Go ahead, take your time, you tollbooth operator in your Jimmy Buffett Hawaiian-print shirt. I'll just be over here in my car, idling away, daydreaming of white sand and warm breezes, surrounded by these swaying palms and this manicured landscape, watching the glassy blue waters of Biscayne Bay as they gently lap upon the shores of the causeway. There's a pelican resting on a nearby pier, while overhead a flock of parrots flits from tree to tree, and I swear I just saw a fish jump out of the water. I know we gave you this honor in 2001, but you make my transition from North Miami's frenzied 125th Street to the quiet Surfside beaches a smooth one. Fifty cents, you say? Here, have a dollar; keep the change.

Go ahead, take your time, you tollbooth operator in your Jimmy Buffett Hawaiian-print shirt. I'll just be over here in my car, idling away, daydreaming of white sand and warm breezes, surrounded by these swaying palms and this manicured landscape, watching the glassy blue waters of Biscayne Bay as they gently lap upon the shores of the causeway. There's a pelican resting on a nearby pier, while overhead a flock of parrots flits from tree to tree, and I swear I just saw a fish jump out of the water. I know we gave you this honor in 2001, but you make my transition from North Miami's frenzied 125th Street to the quiet Surfside beaches a smooth one. Fifty cents, you say? Here, have a dollar; keep the change.

BEST VALUE ON OCEAN DRIVE Café Mediterraneo Deli 1501 Collins Avenue

Miami Beach

305-532-8998 While true cheapskates know to load up on food and drink before they find themselves east of Collins Avenue, there's still hope for a little cheap grub and chaser right on the strip. Tucked deep within the Ocean Steps mini mall at the north end of Ocean Drive is Café Mediterraneo Deli. More a sandwich shop and bodega than traditional delicatessen, the store offers brand-name cold cuts, ice cream, a large assortment of wine, and various sundries. For the froufrou tightwad who requires amplified flavor, there are even jars of curry paste and key lime juice. But the fun doesn't stop there. You can grab a table on the elevated patio overlooking Ocean Drive and people-watch to your heart's content. This is actually better than much of the sidewalk seating on Ocean Drive itself, where you get bumped and jostled by the moving wall of gawking humanity. Or take a picnic lunch to Lummus Park and people-watch from under the shade of a lovely coconut palm.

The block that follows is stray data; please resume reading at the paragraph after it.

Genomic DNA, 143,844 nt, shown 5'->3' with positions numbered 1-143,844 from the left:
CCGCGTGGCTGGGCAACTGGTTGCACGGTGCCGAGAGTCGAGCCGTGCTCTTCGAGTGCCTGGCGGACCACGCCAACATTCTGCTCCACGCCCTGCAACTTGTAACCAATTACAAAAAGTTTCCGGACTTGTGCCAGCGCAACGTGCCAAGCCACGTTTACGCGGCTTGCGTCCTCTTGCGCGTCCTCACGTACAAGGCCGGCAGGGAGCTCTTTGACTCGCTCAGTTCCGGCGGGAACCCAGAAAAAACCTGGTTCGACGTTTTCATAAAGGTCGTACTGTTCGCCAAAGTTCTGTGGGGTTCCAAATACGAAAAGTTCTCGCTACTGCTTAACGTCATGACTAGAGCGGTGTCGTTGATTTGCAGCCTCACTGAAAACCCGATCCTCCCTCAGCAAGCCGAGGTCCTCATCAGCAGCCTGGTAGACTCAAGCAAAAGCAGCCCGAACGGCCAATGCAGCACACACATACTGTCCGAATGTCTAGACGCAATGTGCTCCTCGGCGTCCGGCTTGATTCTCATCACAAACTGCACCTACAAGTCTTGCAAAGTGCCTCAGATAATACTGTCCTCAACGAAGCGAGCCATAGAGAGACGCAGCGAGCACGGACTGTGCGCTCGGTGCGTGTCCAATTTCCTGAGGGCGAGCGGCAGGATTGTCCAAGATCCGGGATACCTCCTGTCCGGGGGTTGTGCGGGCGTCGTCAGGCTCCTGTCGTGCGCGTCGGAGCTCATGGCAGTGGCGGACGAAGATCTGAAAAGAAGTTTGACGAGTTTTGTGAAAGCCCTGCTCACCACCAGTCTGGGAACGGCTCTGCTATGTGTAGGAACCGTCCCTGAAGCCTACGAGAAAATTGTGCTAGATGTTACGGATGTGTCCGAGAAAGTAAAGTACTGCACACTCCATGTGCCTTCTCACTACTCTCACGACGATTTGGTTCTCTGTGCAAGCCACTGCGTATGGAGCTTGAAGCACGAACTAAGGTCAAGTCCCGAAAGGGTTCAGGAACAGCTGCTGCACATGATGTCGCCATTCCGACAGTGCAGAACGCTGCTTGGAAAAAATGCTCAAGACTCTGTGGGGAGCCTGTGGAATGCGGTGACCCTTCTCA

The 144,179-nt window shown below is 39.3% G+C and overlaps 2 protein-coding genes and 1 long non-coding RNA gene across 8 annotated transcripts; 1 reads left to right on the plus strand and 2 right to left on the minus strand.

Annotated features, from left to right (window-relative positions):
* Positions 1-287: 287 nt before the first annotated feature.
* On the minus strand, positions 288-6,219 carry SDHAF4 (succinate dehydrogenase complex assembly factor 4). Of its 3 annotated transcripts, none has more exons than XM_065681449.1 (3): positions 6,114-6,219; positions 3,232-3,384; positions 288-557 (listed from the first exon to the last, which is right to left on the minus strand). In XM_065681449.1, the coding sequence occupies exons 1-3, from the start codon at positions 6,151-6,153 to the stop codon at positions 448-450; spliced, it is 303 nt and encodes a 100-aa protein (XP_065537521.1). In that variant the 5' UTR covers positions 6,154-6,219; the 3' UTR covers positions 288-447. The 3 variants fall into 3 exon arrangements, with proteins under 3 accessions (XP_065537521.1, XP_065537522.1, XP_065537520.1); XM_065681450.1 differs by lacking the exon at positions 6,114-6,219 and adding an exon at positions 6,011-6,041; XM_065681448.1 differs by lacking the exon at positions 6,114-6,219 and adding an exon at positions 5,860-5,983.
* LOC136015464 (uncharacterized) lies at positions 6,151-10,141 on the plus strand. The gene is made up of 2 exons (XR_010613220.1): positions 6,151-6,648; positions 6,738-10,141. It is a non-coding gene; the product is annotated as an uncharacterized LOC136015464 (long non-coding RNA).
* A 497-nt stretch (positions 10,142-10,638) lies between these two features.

BEST WEEKEND GETAWAY Hollywood No, we don't mean Hollywood, California. And no, this is not a joke. Hollywood, Florida, may be only minutes away by car, but the town's two-and-a-half-mile beachfront Broadwalk is about as close to the South Beach experience as a rodeo is to a velvet-rope nightclub. Here's what to do: On a Saturday or Sunday, you and the companion of your choice head up to the Broadwalk (from Georgia Street at the southern end to Sherman Street at the north). Unload your bicycles and cruise until you come across a motel that looks just funky enough be affordable yet clean enough to be reassuring. Put money down on a room for your future Saturday night retreat. Then quickly return to Miami. Do not explore further. On the appointed Saturday, head back to your cozy motel, unload bikes and gear, and this time walk the entire length of the Broadwalk. Within minutes you'll realize you have slipped through a wormhole and are now in a parallel universe. This is a place still a bit rough around the edges, where the bars and cafés fronting the Broadwalk maintain an authentically tacky charm that lacks pretension and invites you to linger. Leggy models and buff boys? No. Gourmet dining? No. Twelve-dollar cocktails? No. Which is precisely the point.

Readers´ Choice: Key West

BEST-KEPT SECRET mia Gallery Miami International Airport

Concourse E, second level

305-876-0749; 305-869-1219; 305-876-7017

"It can hardly be a coincidence that no language on earth has ever produced the expression öAs pretty as an airport.'" British sci-fi/comedy writer Douglas Adams wrote that sentiment in the opener to one of his popular books, Long Dark Tea Time of the Soul. It is an observation never more true than at the absurdly slapdash way station of humanity known as Miami International Airport. Which is why it's surprising and yet completely fitting that MIA would not only have an art gallery (open since 1999) but would also make little effort to inform people of its existence, much less help them find it. However, those lucky passengers who do (you can't visit it unless you have a plane ticket or make special arrangements) will find a beauteous 2400-square-foot space created, airport literature explains, "for the purpose of humanizing the airport environment." The shows, smartly curated by Yolanda Sanchez, often feature some of Miami's most accomplished contemporary artists. Amid the nearly overwhelming spectacle of MIA's environs, mia Gallery is a welcome aesthetic breather.

Best Of Miami®

Best Of Miami®